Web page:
Baeza accentuates social conflict themes by highlighting significant lines, like King Alfonso’s “He who offends the poor is never wise.” The King sides with the lower class masses against the higher ups like Don Tello, the rebel who has upset the hierarchy of a society. Don Tello’s arrogance has so angered the King that he disguises himself as a mayor (alcalde), or magistrate, to restrain the reprobate. And here Medrano goes undercover in gray business suit under a judge’s black robe. But neither Don Tello’s wise sister Feliciana (the regal Marta Carton), nor the King, who arrives too late, can protect Elvira from Don Tello’s advances.
A classic Lope de Vega plot twist, which you have to see to believe, follows that soothes our world-weary, modern souls with the zephyr-like balm of poetic justice. Although Don Tello’s harsh comeuppance may be hard for us to believe today, the moral is clear: Men like Don Tello, who go over the edge and grow morally reprehensible, bring about their own destruction. Baeza’s direction of the ending is brilliantly understated, deliberately anti-climactic.
Past and present are fused in production values as well. Not only does Baeza capture the grandeur of space, of an outdoor courtyard performance under open sky, where groundlings (mosqueteros) musketeers sat in the pit in front of the stage, but present day costuming by Martin Schnellinger works well.
Ayun Fedorcha’s lighting design captures a feeling of the outdoors and sunlight dappled by shade trees. Sound design by Matt Otto filters in echoes of flowing water.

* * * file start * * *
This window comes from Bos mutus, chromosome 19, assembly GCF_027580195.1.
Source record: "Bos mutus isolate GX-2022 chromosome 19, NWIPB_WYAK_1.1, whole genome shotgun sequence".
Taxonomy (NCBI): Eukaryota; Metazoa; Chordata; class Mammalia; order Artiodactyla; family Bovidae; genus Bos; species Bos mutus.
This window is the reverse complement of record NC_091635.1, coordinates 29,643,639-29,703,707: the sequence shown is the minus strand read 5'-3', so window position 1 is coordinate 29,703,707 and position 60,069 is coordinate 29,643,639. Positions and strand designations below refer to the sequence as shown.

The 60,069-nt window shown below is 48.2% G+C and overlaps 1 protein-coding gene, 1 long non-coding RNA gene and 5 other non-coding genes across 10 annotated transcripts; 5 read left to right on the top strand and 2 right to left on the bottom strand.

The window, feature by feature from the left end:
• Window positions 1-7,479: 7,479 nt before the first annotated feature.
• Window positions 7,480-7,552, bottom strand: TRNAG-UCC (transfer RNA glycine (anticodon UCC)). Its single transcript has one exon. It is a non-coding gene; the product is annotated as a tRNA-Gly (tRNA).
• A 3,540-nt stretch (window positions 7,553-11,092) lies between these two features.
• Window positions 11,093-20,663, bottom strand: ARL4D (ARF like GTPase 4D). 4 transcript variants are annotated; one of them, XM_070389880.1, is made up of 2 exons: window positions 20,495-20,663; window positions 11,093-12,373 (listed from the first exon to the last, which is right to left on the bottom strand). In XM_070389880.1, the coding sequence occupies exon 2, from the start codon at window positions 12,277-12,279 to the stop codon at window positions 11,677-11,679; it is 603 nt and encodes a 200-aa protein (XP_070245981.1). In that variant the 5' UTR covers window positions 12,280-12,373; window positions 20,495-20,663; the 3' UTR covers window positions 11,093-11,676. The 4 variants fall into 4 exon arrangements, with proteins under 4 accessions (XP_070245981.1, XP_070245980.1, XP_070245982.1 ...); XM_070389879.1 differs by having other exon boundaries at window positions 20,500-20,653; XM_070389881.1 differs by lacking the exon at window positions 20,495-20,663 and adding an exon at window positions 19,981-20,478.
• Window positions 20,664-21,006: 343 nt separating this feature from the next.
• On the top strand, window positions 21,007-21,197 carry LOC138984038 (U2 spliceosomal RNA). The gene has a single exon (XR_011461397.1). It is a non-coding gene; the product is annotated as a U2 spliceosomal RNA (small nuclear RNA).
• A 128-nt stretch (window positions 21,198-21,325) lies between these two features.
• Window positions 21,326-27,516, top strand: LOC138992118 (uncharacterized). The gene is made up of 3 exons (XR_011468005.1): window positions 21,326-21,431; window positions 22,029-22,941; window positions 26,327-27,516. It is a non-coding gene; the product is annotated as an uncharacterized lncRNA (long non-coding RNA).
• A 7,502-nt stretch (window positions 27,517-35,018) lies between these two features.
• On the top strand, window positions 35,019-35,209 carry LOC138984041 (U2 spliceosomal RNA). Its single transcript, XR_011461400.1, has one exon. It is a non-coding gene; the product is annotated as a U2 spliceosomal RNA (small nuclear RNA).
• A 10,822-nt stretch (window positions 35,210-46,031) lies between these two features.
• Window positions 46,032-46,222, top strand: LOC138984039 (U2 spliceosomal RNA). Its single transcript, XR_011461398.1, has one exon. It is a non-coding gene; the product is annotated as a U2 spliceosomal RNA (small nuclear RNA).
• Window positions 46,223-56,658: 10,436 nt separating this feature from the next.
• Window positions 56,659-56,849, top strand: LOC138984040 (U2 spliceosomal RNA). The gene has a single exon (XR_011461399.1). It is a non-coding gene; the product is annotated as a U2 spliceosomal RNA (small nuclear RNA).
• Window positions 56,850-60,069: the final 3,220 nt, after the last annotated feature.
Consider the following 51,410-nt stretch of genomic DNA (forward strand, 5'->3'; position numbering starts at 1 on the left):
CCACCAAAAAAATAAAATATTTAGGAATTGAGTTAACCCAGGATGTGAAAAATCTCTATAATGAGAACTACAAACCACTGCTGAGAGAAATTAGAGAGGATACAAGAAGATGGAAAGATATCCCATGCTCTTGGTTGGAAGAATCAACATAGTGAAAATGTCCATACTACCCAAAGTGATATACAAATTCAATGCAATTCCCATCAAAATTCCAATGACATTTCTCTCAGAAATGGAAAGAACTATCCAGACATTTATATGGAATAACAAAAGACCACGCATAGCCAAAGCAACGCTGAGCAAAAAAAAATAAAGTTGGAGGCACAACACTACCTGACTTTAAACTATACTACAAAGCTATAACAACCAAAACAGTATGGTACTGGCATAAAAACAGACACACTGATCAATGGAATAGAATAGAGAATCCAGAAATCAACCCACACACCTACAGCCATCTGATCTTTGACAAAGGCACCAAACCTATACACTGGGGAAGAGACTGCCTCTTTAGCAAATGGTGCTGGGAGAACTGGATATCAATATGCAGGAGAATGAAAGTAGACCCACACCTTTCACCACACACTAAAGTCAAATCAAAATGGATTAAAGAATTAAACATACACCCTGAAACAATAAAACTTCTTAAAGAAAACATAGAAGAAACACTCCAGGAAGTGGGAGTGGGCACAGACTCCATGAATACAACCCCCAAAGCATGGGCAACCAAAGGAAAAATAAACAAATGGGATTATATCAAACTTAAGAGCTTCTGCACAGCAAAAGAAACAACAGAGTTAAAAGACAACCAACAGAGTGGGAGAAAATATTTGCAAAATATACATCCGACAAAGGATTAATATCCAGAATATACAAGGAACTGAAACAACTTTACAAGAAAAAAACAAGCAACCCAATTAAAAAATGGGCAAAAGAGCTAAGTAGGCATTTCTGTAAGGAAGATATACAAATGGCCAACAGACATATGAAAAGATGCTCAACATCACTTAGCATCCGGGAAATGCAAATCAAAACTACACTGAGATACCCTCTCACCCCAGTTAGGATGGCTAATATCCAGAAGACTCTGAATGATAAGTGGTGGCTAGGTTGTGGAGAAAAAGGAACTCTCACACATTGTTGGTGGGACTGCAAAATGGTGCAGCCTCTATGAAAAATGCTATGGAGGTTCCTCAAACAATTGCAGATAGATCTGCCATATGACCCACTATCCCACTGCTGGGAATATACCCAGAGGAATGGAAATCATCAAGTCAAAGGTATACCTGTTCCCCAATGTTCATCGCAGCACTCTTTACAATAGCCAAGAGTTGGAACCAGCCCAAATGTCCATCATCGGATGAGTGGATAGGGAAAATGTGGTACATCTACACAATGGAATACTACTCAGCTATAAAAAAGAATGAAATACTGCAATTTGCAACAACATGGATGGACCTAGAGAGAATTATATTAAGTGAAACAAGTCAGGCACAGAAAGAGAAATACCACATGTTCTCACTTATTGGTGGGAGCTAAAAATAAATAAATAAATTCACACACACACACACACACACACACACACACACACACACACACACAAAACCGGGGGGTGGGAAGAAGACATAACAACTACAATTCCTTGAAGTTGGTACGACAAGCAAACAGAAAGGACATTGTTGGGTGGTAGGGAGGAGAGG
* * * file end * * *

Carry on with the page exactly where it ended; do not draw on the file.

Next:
Scenic designer Elizabeth J. McFadden’s diaphanous curtain panels, illustrated with decorative flowers and rear-lighted to suggest Tiffany’s Arte Nouveau stained glass designs, makes for a gorgeous set. The movable green-railed platform is shifted on stage and is functional, especially as Don Tello’s castle prison tower.
Lope de Vega wrote The Best Judge, The King at the age of 73, in his last season of life, when he was disillusioned after a prolific outpouring of sometimes a commedia a day to keep his adoring public happy.
Welcome to the wonderful, wild world of Lope de Vega. May his prolific pen flow forever from the GALA stage. Go and let Lope abduct your heart.
Loving Lope is the name of the two-fer celebration taking place this month. An earlier Lope play, Dog in the Manger, is about to be launched on February 10 at Shakespeare Theatre. The two companies have launched a free series of discussions, Loving Lope.
In Spanish with English translation by Heather McKay projected in surtitles.
Running Time: 1:20 with one 15 minute intermission.
When: Thursdays thru Saturdays at 8 pm and Sundays at 3 pm, until February 22, 2009.
Where: GALA Theatre at Tivoli Square, 3333 14th Street N.W., at Park Road (Columbia Heights Metro, Green Line) Secure parking at Giant Food behind the theater for flat fee of $4. on Park Rd.
Tickets: Single tickets #32 on Thurs. and Sun.; $36 on Fri. and Sat. Tickets for students, senior citizens (65+) and military are $20 (Thurs./Sun.) and $26 Fri./Sat. Additional discounts are available for groups of 10 or more.